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About our research

The 2in1 project is trying to provide answers to various questions, including:

  • How and when do a bilingual child’s two languages influence each other?
  • What does this tell us about the way in which two languages are acquired and used in the same head?
  • Is the way in which the languages influence each other the same for all language combinations, for example, Dutch-German and Dutch-Turkish, or are there differences?
  • Does it matter which language is dominant in the child’s environment?
  • Does a language need to be particularly active in the child’s mind for it to influence the other language?

Our research goals explained

A child growing up bilingually usually knows which language to speak with which person: for example, Dutch with Daddy and German with Mummy, or Spanish at home and Dutch at school. When bilingual children are speaking Dutch, you often can’t even tell that they know another language. At the same time, bilingual children sometimes don’t sound quite the same as their monolingual age-mates. This is of course not so surprising: bilinguals are different from monolinguals simply because they know two languages instead of one. Take for example ‘de beker van Sharon’, a perfectly normal expression in Dutch, literally translated as ‘the cup of Sharon’. It wouldn’t be wrong for a Dutch-English bilingual to say ‘the cup of Sharon’ in English, but monolinguals would hardly ever say this. Instead, they would say ‘Sharon’s cup’. Bilinguals may thus accommodate the preferred structure from one language into the other. The goal of this project is to understand how and under what circumstances bilingual children’s languages influence each other. In doing so, we hope to discover how exactly a child’s one brain can acquire and use two languages at the same time.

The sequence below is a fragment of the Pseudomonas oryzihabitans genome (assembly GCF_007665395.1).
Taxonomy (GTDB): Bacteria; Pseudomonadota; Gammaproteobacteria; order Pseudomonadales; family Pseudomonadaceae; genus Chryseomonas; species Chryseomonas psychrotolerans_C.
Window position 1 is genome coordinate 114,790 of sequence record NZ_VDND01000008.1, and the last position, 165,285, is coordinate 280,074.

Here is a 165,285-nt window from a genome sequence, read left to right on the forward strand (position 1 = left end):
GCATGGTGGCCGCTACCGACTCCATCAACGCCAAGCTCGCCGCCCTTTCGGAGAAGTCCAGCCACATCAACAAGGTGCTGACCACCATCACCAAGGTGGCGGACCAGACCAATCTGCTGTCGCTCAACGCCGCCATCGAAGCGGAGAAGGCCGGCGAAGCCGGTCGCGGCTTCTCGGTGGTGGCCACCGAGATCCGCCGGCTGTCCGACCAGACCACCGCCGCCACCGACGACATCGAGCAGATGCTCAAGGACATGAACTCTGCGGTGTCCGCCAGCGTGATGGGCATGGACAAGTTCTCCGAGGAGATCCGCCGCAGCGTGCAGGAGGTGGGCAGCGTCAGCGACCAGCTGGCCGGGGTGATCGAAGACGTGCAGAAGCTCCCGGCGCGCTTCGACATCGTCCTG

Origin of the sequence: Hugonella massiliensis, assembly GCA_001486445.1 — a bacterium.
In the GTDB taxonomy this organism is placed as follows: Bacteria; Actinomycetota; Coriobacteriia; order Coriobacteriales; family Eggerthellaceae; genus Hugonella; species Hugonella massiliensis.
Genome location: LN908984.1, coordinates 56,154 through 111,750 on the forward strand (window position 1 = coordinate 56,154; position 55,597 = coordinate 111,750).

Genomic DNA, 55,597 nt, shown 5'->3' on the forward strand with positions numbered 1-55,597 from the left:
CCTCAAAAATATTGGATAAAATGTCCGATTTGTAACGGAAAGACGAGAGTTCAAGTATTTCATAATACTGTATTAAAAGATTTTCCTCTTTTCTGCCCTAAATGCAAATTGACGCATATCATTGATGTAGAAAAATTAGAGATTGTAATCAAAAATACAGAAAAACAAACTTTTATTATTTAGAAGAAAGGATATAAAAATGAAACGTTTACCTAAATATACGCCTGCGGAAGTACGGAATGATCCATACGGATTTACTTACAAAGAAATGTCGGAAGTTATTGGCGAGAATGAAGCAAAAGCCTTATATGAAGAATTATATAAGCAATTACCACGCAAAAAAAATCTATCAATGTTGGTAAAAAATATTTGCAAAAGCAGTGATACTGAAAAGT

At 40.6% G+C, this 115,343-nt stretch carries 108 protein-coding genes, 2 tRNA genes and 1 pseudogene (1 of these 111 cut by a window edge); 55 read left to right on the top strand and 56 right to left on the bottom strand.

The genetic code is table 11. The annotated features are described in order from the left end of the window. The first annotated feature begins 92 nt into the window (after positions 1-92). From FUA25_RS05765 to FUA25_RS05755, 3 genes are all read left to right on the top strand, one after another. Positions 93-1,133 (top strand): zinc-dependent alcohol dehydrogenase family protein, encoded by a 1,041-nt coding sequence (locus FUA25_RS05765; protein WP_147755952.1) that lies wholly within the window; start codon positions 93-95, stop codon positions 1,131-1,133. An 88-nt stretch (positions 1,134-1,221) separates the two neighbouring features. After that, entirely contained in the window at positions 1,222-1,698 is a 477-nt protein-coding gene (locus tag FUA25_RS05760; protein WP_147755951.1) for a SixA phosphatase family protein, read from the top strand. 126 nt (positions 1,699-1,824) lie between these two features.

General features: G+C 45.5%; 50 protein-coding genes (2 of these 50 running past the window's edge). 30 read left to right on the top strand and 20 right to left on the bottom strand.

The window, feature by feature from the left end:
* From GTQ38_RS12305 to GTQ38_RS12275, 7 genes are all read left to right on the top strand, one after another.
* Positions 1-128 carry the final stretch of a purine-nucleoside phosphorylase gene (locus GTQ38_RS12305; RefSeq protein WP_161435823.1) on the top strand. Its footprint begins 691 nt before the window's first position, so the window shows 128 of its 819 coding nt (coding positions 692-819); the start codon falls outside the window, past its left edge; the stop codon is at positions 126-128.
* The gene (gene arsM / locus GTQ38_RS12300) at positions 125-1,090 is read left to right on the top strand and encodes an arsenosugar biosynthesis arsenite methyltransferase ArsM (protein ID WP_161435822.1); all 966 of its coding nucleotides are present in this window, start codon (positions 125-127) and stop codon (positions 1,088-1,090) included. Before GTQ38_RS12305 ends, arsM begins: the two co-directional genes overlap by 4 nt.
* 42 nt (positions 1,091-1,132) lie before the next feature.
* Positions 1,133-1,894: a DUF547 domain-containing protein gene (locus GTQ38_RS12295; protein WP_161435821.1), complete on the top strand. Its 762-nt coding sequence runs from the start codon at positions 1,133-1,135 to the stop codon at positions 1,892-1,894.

Ultimately, we want to be able to explain why one language does or does not influence the other. On the basis of what we know from previous research with bilingual adults, we think that this has got to do with how “active” your other language is. For example, if an Italian-Dutch child has just had a conversation in Italian, the chances that Italian will influence her Dutch are greater than if she has just been speaking Dutch. But only if the structures or words in the two languages are in some sense similar. Sometimes, one language can help the other, for example when words share the same meaning and form, such as Hund ‘dog’ in German and hond in Dutch. And sometimes the one language does not help at all, namely when words share the same form, such as brief in English and brief in Dutch, but differ in meaning (brief in Dutch means ‘letter’).

By looking at several different language combinations we hope to discover when this influence takes place: does this depend on which two languages you’re learning, on the dominant language in a child’s environment, or how well the child can speak the two languages in question?